Celebrating twenty years of alternative canon-building by New York Review Books

This year marks the 20th anniversary of one of America’s most interesting and consistently impressive publishing imprints.

Though New York Review Books is technically an American publisher – the proof is right there in their name – they must be considered one of the most cosmopolitan outfits going, bringing back into print lost classics and under-regarded works from around the globe. This year, they reissued Vasily Grossman’s gargantuan Second World War epic Stalingrad, in a translation by Robert Chandler and Elizabeth Chandler; Grossman’s novel has been called War and Peace for the 20th century. Last year, they published a new edition of Alfred Döblin’s modernist classic of Weimar Germany, Berlin Alexanderplatz. They have also been responsible for keeping in print works by such revered international writers as Stefan Zweig, Eileen Chang, Honoré de Balzac, Silvina Ocampo, Luigi Pirandello, and Tove Jansson, to name but a few.

Writing in Publishers Weekly, series editor Edwin Frank discusses the origins of NYRB, which arose out of a desire to create a kind of alternative canon of books that represented great work from the U.S. and abroad, but that had been forgotten through neglect, lack of support, or, more often, because the books do not fit into a mass consumer mentality that currently drives the sale and marketing of blockbuster titles.

“The best books in the sense of canonical books remain, for the most part, readily available,” Frank writes. “What tend not to be available are those books that don’t fit into a given history of literature or thought or feeling – the books that introduce us to things other than what we know best, that put the question of what a good book is in play or that raise the different but related question of what makes a book timely, however old it may be.”

While this may make the entire endeavour sound academic and stuffy, the output of NYRB has proved to be anything but. Their books range across styles and genres and aren’t afraid to traffic in what might be considered lowbrow forms of writing by some self-appointed guardians of literary culture.

They have published an exciting and diverse range of noir and mystery writers, for example, including books by the great mid-century American Dorothy B. Hughes, Kenneth Fearing’s genre classic The Big Clock, and a number of titles by the crackerjack French noir writer Jean-Patrick Manchette.

Science fiction and horror are also genres NYRB has focused on. Stephen King provided the introduction to a volume of cosmic horror by William Sloane called The Rim of Morning; Edward Gorey edited a collection of ghost stories for the press; and SF authors such as David R. Bunch, John Wyndham, and D.G. Compton have appeared under the imprint.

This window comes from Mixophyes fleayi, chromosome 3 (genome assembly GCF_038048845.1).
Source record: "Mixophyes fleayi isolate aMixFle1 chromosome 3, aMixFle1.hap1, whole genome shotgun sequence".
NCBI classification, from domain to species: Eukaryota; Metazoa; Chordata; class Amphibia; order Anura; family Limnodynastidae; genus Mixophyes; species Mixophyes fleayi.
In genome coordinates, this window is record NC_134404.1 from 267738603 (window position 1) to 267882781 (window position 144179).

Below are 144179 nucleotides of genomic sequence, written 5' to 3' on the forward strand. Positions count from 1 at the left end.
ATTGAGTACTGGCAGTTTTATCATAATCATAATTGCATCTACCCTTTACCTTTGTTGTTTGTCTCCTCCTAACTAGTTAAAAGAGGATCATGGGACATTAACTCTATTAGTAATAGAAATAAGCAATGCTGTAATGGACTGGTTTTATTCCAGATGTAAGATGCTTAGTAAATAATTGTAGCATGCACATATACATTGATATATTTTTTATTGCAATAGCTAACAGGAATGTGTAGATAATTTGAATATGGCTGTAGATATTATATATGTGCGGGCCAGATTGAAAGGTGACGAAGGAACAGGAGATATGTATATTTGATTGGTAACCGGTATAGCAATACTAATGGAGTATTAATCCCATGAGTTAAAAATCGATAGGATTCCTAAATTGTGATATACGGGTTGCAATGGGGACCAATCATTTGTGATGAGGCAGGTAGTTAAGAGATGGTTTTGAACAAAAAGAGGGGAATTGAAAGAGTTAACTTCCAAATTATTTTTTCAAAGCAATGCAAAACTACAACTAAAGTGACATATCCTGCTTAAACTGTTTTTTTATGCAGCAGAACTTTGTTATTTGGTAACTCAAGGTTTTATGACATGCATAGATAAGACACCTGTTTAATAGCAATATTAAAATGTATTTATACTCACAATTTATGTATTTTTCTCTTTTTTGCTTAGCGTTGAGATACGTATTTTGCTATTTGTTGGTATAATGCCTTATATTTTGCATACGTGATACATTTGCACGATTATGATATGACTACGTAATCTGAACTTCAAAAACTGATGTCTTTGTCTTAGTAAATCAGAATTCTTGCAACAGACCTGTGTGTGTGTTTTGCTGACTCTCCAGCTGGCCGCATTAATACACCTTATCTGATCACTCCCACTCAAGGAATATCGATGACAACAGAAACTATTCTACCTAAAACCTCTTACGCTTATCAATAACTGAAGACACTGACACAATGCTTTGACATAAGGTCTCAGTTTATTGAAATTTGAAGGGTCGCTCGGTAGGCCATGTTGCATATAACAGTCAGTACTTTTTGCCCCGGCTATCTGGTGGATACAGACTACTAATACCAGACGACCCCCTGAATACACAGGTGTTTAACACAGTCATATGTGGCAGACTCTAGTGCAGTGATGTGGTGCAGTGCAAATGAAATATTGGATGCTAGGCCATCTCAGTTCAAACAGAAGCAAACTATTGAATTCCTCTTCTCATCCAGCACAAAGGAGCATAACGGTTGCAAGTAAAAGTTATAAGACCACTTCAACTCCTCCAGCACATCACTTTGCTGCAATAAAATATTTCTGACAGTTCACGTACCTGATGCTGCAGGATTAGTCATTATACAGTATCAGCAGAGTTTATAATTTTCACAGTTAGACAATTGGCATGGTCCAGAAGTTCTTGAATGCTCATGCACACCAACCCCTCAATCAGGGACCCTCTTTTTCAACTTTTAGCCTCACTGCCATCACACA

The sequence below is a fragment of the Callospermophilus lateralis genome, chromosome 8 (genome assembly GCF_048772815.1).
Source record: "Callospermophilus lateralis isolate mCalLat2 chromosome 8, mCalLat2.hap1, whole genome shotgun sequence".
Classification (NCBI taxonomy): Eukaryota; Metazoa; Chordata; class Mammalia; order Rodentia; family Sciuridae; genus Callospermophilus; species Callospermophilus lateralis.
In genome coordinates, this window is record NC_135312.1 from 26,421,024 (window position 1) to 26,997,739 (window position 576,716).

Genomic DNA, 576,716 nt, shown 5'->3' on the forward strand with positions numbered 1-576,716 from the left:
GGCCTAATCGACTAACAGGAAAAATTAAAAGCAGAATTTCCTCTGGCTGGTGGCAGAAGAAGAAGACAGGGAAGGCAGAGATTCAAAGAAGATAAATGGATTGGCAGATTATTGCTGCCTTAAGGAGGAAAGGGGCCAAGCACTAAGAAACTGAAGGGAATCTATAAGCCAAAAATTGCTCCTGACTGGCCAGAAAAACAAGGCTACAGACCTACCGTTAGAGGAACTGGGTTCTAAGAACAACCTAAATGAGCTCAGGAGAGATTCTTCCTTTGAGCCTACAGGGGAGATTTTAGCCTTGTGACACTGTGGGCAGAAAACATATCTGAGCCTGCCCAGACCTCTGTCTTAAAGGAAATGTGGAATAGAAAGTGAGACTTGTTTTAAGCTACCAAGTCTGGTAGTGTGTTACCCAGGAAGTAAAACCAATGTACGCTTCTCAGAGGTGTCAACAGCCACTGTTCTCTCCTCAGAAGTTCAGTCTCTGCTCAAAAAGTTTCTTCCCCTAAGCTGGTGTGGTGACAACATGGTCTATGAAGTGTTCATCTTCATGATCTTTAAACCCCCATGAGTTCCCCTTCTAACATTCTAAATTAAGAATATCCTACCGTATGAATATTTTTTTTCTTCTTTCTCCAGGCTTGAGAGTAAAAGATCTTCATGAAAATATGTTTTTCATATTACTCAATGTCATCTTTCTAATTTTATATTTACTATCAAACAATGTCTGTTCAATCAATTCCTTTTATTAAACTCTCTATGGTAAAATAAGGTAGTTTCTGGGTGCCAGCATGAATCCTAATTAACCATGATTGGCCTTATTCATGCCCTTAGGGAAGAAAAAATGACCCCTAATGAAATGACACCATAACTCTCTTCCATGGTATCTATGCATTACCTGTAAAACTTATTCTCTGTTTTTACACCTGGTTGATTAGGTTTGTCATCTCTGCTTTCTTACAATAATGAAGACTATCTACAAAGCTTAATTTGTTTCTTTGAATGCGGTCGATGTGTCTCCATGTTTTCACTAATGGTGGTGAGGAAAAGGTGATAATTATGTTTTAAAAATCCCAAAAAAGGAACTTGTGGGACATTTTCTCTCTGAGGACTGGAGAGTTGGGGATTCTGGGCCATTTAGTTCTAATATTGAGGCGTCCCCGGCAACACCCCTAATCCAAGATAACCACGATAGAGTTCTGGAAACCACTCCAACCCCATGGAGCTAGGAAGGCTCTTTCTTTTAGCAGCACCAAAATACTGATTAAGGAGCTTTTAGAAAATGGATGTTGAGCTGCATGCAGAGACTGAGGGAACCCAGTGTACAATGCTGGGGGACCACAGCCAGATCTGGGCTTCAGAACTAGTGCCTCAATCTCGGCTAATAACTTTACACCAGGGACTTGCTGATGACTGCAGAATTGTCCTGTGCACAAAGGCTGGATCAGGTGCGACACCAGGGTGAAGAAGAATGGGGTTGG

Significant works of non-fiction have been kept in print as a result of the NYRB’s efforts. Polish poet Miron Bialoszewski’s devastating Second World War chronicle A Memoir of the Warsaw Uprising came out in 2014 and one of the imprint’s first books was Robert Burton’s magisterial 17th century examination of depression and mental illness, The Anatomy of Melancholy.

On a lighter note, the press has also been instrumental in the revival of interest in Eve Babitz’s gossipy, incisive non-fiction autobiographies and other essays and pieces about Los Angeles, art, music, and fashion.

As a kind of literary counterpart to the Criterion Collection of classic and underappreciated cinema, it is appropriate that NYRB also has a collection of work focused on literature, film, art, music, and dance. Lillian Ross’s classic Picture, often considered one of the best books ever written about the craft and practice of movie making, was brought back into print this year to sit alongside filmmaker Robert Bresson’s musings about movies and creativity, Notes on the Cinematograph. Choreographer Agnes de Mille and jazz great Mezz Mezzrow also have titles back in print thanks to NYRB.

The process of creating an alternative canon cannot be easy, especially in these days when the very concept of canon-building is viewed with suspicion by a large portion of the reading public. But NYRB is to be commended for taking chances and never pandering to mass taste, instead slowly accruing a reputation on the basis of publishing strong work that prioritizes literary excellence over fads or trends.

It certainly doesn’t hurt that the series boasts an iconic look, which has remained intact since the first books appeared two decades ago. The cover designs are standard enough to be instantly recognizable, while also providing a flexibility that allows for surprise and play in the individual titles’ visual presentation.

It’s hard to think of another publisher over the past two decades that has had such a consistent track record. In part, that can be attributed to the fact that they publish reprints – that is, books that have already been tested in the court of public opinion. But the very fact that so many of these have been allowed to go out of print is itself a damning critique of a reading public more interested in the latest buzzworthy book or author than in work of lasting importance or enduring quality.

Though it is clear that with such a broad range of books and subjects – Frank says the line boasts more than 500 titles at present – not every book in the NYRB library will appeal to every reader, it is equally clear that each book has something of value. Over the past two decades, NYRB has solidified a reputation for publishing quality work in handsome editions. Here’s hoping the next twenty years are as strong.

Celebrating twenty years of alternative canon-building by New York Review Books